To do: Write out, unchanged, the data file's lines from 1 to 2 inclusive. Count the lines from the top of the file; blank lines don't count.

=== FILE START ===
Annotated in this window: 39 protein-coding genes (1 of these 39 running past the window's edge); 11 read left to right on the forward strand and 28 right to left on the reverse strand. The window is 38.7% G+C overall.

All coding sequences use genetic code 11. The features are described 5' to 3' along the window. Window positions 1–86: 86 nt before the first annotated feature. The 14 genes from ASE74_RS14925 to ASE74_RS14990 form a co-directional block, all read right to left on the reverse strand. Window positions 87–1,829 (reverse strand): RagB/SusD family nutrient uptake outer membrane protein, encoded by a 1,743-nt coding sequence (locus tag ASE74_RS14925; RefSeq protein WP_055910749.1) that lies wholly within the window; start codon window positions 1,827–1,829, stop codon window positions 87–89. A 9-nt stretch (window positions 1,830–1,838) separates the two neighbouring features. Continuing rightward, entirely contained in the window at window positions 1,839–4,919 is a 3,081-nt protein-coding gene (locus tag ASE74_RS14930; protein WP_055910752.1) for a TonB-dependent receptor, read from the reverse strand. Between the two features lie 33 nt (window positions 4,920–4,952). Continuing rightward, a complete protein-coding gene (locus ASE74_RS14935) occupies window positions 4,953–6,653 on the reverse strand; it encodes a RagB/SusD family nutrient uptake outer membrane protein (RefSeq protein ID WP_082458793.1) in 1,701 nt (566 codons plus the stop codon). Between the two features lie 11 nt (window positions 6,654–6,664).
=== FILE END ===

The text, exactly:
Annotated in this window: 39 protein-coding genes (1 of these 39 running past the window's edge); 11 read left to right on the forward strand and 28 right to left on the reverse strand. The window is 38.7% G+C overall.

All coding sequences use genetic code 11. The features are described 5' to 3' along the window. Window positions 1–86: 86 nt before the first annotated feature. The 14 genes from ASE74_RS14925 to ASE74_RS14990 form a co-directional block, all read right to left on the reverse strand. Window positions 87–1,829 (reverse strand): RagB/SusD family nutrient uptake outer membrane protein, encoded by a 1,743-nt coding sequence (locus tag ASE74_RS14925; RefSeq protein WP_055910749.1) that lies wholly within the window; start codon window positions 1,827–1,829, stop codon window positions 87–89. A 9-nt stretch (window positions 1,830–1,838) separates the two neighbouring features. Continuing rightward, entirely contained in the window at window positions 1,839–4,919 is a 3,081-nt protein-coding gene (locus tag ASE74_RS14930; protein WP_055910752.1) for a TonB-dependent receptor, read from the reverse strand. Between the two features lie 33 nt (window positions 4,920–4,952). Continuing rightward, a complete protein-coding gene (locus ASE74_RS14935) occupies window positions 4,953–6,653 on the reverse strand; it encodes a RagB/SusD family nutrient uptake outer membrane protein (RefSeq protein ID WP_082458793.1) in 1,701 nt (566 codons plus the stop codon). Between the two features lie 11 nt (window positions 6,654–6,664).